Illustration by Shonagh Rae

Informing Decisionmakers in Real Time

To offer evidence to policymakers during the COVID-19 pandemic, the National Academies formed an unprecedented network of social science experts who fielded questions and offered advice.

Near the end of April 2020, Alondra Nelson, then the president of the Social Science Research Council, wrote an essay announcing the launch of Council “initiatives that propose answers to the question, what is society after the coronavirus pandemic?” Considering unprecedented economic uncertainty, social inequality, and upheavals to education and work in the early months of the pandemic, Nelson challenged the research community to reconsider the role of the social sciences in informing a response and argued for a new path forward. “As we ask what kind of society we want after this pandemic wave crests,” she wrote, “inherent in this question for scholars is the type of robust social research we will need to both apprehend and construct these renewed social communities.”

For many, the COVID-19 pandemic was an object lesson in the need for social science to develop the ability to offer practical guidance and solutions for decisionmakers at all levels. Although the foundations for social, behavioral, and economic research were well established, capacity for responding to the specific challenges of the pandemic—for example, how to encourage social distancing, how to address mental health challenges facing young people, or how to communicate scientific evidence in a panicked information environment—had to be built and scaled on the fly, while the scientific and medical understanding of the virus was evolving. As National Academies of Sciences, Engineering, and Medicine (NASEM) committee members and support staff, we were involved in mobilizing NASEM’s first efforts to respond to the multidimensional demands of the pandemic from May 2020 to May 2023. The experience of standing up the Societal Experts Action Network showed us some of the extraordinary gains that can be realized by connecting decisionmakers at state, local, tribal, territorial, and federal levels to social, behavioral, and economic experts.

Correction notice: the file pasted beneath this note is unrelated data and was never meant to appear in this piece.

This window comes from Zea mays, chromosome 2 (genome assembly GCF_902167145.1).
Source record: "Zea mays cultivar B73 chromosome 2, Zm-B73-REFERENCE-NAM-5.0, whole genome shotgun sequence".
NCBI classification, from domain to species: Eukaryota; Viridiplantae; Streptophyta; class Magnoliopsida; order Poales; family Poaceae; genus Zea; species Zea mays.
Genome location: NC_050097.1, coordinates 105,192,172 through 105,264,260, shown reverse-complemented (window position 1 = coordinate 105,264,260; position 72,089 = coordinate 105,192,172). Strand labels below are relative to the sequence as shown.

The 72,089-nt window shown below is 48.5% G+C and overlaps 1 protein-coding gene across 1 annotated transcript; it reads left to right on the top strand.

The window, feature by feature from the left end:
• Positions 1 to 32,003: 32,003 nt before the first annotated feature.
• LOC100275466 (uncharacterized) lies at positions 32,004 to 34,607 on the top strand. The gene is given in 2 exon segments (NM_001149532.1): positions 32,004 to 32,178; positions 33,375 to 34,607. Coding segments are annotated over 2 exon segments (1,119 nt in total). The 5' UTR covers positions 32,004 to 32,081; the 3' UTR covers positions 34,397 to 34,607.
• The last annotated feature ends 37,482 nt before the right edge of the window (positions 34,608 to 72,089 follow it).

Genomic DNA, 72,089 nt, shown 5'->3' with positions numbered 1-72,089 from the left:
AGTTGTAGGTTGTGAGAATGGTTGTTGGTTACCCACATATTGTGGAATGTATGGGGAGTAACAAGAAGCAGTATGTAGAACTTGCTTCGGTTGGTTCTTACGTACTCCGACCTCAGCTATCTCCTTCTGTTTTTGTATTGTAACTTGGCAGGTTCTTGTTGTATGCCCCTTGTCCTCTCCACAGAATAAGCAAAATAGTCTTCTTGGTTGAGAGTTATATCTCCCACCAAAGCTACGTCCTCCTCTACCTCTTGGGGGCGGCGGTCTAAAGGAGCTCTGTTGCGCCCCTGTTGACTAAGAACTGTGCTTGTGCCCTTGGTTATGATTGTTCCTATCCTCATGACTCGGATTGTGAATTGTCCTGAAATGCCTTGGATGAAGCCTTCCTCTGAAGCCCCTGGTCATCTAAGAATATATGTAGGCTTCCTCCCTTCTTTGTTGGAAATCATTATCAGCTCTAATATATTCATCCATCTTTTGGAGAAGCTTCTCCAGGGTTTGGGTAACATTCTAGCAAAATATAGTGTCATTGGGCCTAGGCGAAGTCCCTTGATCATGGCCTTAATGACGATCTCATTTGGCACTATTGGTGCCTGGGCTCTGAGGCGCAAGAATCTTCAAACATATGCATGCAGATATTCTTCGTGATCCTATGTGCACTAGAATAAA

In March 2020, as the looming public health emergency became apparent, NASEM, with support from the US Department of Health and Human Services’ Office of the Assistant Secretary for Preparedness and Response, established the Standing Committee on Emerging Infectious Diseases and 21st Century Health Threats to inform the federal government on critical science and policy issues related to COVID-19. The standing committee immediately began addressing questions from federal agencies and staff, issuing advice in an original format called the rapid expert consultation (REC). Building on 150 years of advising the nation, NASEM was pushed by the pandemic to become more agile in connecting, translating, and disseminating scientific evidence to policymakers. In short: the REC broke the traditional consensus study mold.